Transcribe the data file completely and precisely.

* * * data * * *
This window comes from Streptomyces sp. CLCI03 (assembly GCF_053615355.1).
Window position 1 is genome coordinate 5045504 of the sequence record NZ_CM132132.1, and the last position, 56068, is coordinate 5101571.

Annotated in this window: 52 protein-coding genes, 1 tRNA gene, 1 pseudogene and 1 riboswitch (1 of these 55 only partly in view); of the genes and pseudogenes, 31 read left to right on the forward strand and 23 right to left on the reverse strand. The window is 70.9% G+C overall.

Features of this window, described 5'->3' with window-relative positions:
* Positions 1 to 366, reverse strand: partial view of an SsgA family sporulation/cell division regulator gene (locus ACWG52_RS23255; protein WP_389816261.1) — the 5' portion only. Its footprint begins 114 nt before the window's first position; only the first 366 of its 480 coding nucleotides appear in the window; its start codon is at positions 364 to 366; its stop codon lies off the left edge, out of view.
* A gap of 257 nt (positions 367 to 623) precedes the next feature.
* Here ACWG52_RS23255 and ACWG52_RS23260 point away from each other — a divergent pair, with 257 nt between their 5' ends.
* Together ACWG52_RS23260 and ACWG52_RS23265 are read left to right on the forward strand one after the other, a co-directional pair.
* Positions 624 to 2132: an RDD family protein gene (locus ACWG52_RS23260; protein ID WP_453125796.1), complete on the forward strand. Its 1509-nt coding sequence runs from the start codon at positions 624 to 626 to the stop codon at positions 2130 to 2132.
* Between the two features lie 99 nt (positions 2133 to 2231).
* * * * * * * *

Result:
This window comes from Streptomyces sp. CLCI03 (assembly GCF_053615355.1).
Window position 1 is genome coordinate 5045504 of the sequence record NZ_CM132132.1, and the last position, 56068, is coordinate 5101571.

Annotated in this window: 52 protein-coding genes, 1 tRNA gene, 1 pseudogene and 1 riboswitch (1 of these 55 only partly in view); of the genes and pseudogenes, 31 read left to right on the forward strand and 23 right to left on the reverse strand. The window is 70.9% G+C overall.

Features of this window, described 5'->3' with window-relative positions:
* Positions 1 to 366, reverse strand: partial view of an SsgA family sporulation/cell division regulator gene (locus ACWG52_RS23255; protein WP_389816261.1) — the 5' portion only. Its footprint begins 114 nt before the window's first position; only the first 366 of its 480 coding nucleotides appear in the window; its start codon is at positions 364 to 366; its stop codon lies off the left edge, out of view.
* A gap of 257 nt (positions 367 to 623) precedes the next feature.
* Here ACWG52_RS23255 and ACWG52_RS23260 point away from each other — a divergent pair, with 257 nt between their 5' ends.
* Together ACWG52_RS23260 and ACWG52_RS23265 are read left to right on the forward strand one after the other, a co-directional pair.
* Positions 624 to 2132: an RDD family protein gene (locus ACWG52_RS23260; protein ID WP_453125796.1), complete on the forward strand. Its 1509-nt coding sequence runs from the start codon at positions 624 to 626 to the stop codon at positions 2130 to 2132.
* Between the two features lie 99 nt (positions 2133 to 2231).